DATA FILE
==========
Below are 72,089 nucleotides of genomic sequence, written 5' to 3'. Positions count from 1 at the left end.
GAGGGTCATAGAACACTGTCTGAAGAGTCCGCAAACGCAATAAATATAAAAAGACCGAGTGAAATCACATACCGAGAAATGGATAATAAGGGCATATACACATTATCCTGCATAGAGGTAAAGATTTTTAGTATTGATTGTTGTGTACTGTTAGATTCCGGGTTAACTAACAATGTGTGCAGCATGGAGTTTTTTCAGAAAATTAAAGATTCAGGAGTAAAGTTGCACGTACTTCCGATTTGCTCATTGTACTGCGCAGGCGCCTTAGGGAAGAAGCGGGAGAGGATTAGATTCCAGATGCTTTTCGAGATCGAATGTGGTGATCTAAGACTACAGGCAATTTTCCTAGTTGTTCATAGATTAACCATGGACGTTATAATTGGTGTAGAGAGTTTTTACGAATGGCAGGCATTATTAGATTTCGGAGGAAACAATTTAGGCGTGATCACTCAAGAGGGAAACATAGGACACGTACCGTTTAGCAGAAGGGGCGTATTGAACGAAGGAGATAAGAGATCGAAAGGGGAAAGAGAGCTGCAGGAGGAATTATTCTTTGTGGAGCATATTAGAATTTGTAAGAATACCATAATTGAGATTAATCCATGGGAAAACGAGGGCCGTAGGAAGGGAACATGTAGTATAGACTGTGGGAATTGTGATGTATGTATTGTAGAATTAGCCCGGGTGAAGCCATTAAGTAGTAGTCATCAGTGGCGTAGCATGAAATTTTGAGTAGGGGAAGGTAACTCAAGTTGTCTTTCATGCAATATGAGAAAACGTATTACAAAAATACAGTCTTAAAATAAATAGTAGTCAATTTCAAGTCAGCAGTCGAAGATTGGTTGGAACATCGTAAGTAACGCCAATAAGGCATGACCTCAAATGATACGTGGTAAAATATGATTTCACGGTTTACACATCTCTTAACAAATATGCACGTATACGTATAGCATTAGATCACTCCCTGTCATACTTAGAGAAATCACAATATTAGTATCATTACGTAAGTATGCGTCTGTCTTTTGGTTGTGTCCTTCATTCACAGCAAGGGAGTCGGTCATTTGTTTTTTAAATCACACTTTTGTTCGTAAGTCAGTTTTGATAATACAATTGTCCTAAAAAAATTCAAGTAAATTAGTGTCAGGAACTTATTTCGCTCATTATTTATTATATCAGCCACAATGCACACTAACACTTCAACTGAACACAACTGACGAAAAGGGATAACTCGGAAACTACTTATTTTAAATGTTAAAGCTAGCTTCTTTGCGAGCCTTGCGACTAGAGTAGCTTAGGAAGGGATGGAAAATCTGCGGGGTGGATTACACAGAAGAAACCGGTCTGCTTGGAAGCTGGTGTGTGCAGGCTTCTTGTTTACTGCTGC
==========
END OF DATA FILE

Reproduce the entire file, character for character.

Below are 72,089 nucleotides of genomic sequence, written 5' to 3'. Positions count from 1 at the left end.
GAGGGTCATAGAACACTGTCTGAAGAGTCCGCAAACGCAATAAATATAAAAAGACCGAGTGAAATCACATACCGAGAAATGGATAATAAGGGCATATACACATTATCCTGCATAGAGGTAAAGATTTTTAGTATTGATTGTTGTGTACTGTTAGATTCCGGGTTAACTAACAATGTGTGCAGCATGGAGTTTTTTCAGAAAATTAAAGATTCAGGAGTAAAGTTGCACGTACTTCCGATTTGCTCATTGTACTGCGCAGGCGCCTTAGGGAAGAAGCGGGAGAGGATTAGATTCCAGATGCTTTTCGAGATCGAATGTGGTGATCTAAGACTACAGGCAATTTTCCTAGTTGTTCATAGATTAACCATGGACGTTATAATTGGTGTAGAGAGTTTTTACGAATGGCAGGCATTATTAGATTTCGGAGGAAACAATTTAGGCGTGATCACTCAAGAGGGAAACATAGGACACGTACCGTTTAGCAGAAGGGGCGTATTGAACGAAGGAGATAAGAGATCGAAAGGGGAAAGAGAGCTGCAGGAGGAATTATTCTTTGTGGAGCATATTAGAATTTGTAAGAATACCATAATTGAGATTAATCCATGGGAAAACGAGGGCCGTAGGAAGGGAACATGTAGTATAGACTGTGGGAATTGTGATGTATGTATTGTAGAATTAGCCCGGGTGAAGCCATTAAGTAGTAGTCATCAGTGGCGTAGCATGAAATTTTGAGTAGGGGAAGGTAACTCAAGTTGTCTTTCATGCAATATGAGAAAACGTATTACAAAAATACAGTCTTAAAATAAATAGTAGTCAATTTCAAGTCAGCAGTCGAAGATTGGTTGGAACATCGTAAGTAACGCCAATAAGGCATGACCTCAAATGATACGTGGTAAAATATGATTTCACGGTTTACACATCTCTTAACAAATATGCACGTATACGTATAGCATTAGATCACTCCCTGTCATACTTAGAGAAATCACAATATTAGTATCATTACGTAAGTATGCGTCTGTCTTTTGGTTGTGTCCTTCATTCACAGCAAGGGAGTCGGTCATTTGTTTTTTAAATCACACTTTTGTTCGTAAGTCAGTTTTGATAATACAATTGTCCTAAAAAAATTCAAGTAAATTAGTGTCAGGAACTTATTTCGCTCATTATTTATTATATCAGCCACAATGCACACTAACACTTCAACTGAACACAACTGACGAAAAGGGATAACTCGGAAACTACTTATTTTAAATGTTAAAGCTAGCTTCTTTGCGAGCCTTGCGACTAGAGTAGCTTAGGAAGGGATGGAAAATCTGCGGGGTGGATTACACAGAAGAAACCGGTCTGCTTGGAAGCTGGTGTGTGCAGGCTTCTTGTTTACTGCTGC